For many centuries, The Geocentric model, a description of the cosmos which posited Earth as the center of all celestial bodies, was widely accepted by a variety of different civilizations. The Geocentric model was developed primarily by Greek philosopher Aristotle and Greco-Egyptian astronomer Ptolemy.[33] The Geocentric Model was challenged by clergyman astronomer and mathematician Nicolaus Copernicus in his book De revolutionibus orbium coelestium published in 1543.[34] Copernicus' astronomical model Copernican heliocentrism, led to the development and general acceptance of the Copernican principle in the majority of succeeding astronomical models. The case for the Copernicus principle was further bolstered early in the 20th century, by the discovery that the Solar System is far from the center of the Milky Way.[35]

Creationist cosmology and science[edit]

The young Earth creationist website Creation in Genesis dismisses the Big Bang as "entirely fiction",[36] "nothing more than an attempt by men ... to try and explain how they think we might have been created without a Creator."[37]

One of the most common creationist criticisms of the Big Bang concerns the horizon problem and supposed problems with the inflationary theory of the early Universe.[38] Creationists have claimed that dark matter and dark energy are doubtful concepts invented by Big Bang theorists in order to uphold the theory.[39][40][41][42] Creationists also point to the Baryon asymmetry problem, i.e., that the big bang is expected to have produced equal amounts of matter and antimatter.[43]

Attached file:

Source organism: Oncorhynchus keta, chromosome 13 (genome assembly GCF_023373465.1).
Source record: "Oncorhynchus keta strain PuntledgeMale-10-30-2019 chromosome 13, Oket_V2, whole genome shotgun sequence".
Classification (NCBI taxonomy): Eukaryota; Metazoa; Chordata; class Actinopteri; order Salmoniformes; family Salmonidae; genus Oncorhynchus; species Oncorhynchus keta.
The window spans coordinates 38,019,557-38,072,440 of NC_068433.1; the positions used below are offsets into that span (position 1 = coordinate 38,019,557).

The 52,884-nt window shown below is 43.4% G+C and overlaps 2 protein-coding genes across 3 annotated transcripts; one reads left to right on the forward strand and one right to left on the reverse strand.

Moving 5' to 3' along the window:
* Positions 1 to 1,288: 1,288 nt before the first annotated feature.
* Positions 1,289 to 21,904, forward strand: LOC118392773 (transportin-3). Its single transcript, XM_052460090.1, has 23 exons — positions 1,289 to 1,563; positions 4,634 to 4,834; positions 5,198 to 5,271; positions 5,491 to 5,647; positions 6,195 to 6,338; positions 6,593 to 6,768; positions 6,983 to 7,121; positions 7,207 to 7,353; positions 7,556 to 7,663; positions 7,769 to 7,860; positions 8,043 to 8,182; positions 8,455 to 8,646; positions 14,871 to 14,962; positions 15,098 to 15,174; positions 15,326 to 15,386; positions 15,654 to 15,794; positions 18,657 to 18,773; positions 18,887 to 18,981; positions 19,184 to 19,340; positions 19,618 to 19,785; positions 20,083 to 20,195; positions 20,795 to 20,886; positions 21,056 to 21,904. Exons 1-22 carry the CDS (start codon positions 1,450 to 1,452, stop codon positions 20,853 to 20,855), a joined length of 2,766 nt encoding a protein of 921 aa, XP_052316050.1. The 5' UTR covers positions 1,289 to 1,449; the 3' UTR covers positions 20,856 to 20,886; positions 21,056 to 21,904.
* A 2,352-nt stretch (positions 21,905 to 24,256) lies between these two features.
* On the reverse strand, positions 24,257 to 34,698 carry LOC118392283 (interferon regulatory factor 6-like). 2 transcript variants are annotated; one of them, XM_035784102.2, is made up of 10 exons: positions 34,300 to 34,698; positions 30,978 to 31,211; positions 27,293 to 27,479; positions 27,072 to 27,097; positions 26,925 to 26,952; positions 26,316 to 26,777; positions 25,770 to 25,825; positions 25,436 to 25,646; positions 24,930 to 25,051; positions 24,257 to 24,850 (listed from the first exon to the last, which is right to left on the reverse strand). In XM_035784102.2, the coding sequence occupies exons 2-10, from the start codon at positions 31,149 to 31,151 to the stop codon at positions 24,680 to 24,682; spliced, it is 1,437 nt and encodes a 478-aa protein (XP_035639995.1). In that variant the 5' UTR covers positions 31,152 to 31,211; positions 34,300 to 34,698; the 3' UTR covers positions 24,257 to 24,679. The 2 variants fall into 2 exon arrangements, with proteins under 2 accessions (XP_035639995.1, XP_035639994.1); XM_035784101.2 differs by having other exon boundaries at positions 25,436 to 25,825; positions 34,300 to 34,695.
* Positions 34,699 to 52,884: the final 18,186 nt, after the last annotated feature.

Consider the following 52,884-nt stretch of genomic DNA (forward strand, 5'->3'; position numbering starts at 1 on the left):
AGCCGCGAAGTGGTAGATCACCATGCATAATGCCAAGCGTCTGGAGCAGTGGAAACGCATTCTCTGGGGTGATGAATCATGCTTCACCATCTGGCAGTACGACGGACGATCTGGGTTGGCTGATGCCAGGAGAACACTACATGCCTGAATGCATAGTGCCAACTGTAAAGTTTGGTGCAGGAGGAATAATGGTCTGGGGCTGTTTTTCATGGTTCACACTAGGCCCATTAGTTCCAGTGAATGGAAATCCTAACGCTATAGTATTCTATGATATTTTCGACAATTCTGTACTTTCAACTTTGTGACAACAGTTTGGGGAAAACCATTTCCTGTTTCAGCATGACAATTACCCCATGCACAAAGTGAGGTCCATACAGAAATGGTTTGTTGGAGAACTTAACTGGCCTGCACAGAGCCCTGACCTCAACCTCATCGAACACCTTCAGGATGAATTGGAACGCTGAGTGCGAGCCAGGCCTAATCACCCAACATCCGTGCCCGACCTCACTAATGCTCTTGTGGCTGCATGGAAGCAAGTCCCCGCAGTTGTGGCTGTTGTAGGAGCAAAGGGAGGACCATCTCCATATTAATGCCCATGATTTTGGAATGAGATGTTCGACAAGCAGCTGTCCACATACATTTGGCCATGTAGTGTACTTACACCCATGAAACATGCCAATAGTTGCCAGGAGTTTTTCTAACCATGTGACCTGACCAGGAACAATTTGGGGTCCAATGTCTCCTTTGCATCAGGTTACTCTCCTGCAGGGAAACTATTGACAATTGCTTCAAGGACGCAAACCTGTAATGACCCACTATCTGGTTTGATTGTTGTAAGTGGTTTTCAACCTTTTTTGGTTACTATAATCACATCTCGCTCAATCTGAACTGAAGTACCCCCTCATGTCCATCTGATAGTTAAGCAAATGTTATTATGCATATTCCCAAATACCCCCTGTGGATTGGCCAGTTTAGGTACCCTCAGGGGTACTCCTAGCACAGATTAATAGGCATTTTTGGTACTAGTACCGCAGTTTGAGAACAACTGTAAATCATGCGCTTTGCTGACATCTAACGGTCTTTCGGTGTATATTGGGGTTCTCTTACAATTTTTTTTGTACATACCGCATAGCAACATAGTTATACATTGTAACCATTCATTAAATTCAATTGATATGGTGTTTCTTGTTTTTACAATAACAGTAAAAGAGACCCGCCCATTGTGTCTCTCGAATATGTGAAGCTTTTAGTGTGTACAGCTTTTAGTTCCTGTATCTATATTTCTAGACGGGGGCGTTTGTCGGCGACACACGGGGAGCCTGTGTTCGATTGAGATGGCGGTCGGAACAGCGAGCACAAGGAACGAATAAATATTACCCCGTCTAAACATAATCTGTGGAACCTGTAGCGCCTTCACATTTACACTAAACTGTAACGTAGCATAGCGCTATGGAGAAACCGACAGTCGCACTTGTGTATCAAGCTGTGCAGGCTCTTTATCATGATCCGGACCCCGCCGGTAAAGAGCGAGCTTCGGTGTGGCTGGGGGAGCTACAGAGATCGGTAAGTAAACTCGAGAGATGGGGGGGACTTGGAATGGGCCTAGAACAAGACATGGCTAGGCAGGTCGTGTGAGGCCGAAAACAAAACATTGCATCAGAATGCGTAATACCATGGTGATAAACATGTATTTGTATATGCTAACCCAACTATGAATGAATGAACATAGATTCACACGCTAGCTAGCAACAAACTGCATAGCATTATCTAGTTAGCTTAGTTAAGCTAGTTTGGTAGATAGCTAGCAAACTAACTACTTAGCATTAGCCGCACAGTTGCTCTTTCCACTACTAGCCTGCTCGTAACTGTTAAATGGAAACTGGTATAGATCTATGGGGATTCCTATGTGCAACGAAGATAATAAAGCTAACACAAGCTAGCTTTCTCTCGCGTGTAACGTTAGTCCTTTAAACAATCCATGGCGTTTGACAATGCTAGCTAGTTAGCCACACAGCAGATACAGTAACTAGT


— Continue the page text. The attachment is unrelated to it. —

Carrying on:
Starlight problem[edit]

One of the largest problems facing the young Earth creationist theory is the starlight problem, which runs as follows: (1) there are galaxies billions of light-years from Earth, meaning it would take light from their stars billions of years to reach us; (2) we can see these galaxies, so their starlight has already arrived; (3) therefore the Universe must be billions of years old.[44] Alternative explanations are advanced by young Earth supporters. One is that God created starlight when he created the Universe six thousand years ago and the age of distant starlight is skewed because the Bible refers to God stretching the Universe (e.g. Isaiah 51:13.) Those who do not accept the biblical explanation of God stretching the Universe consider the age of distant starlight as deceptive and the explanation is not entirely satisfactory, as the first implies a God who deceives.[44] A second, posed by Barry Setterfield, that the speed of light was faster in the past than it is now (the theory is called C-decay, from the cosmological symbol C representing the speed of light).[44] Setterfield's theory, however, would produce consequences which have not been observed,[44] and has been refuted by other creationists such as Russell Humphreys.[45]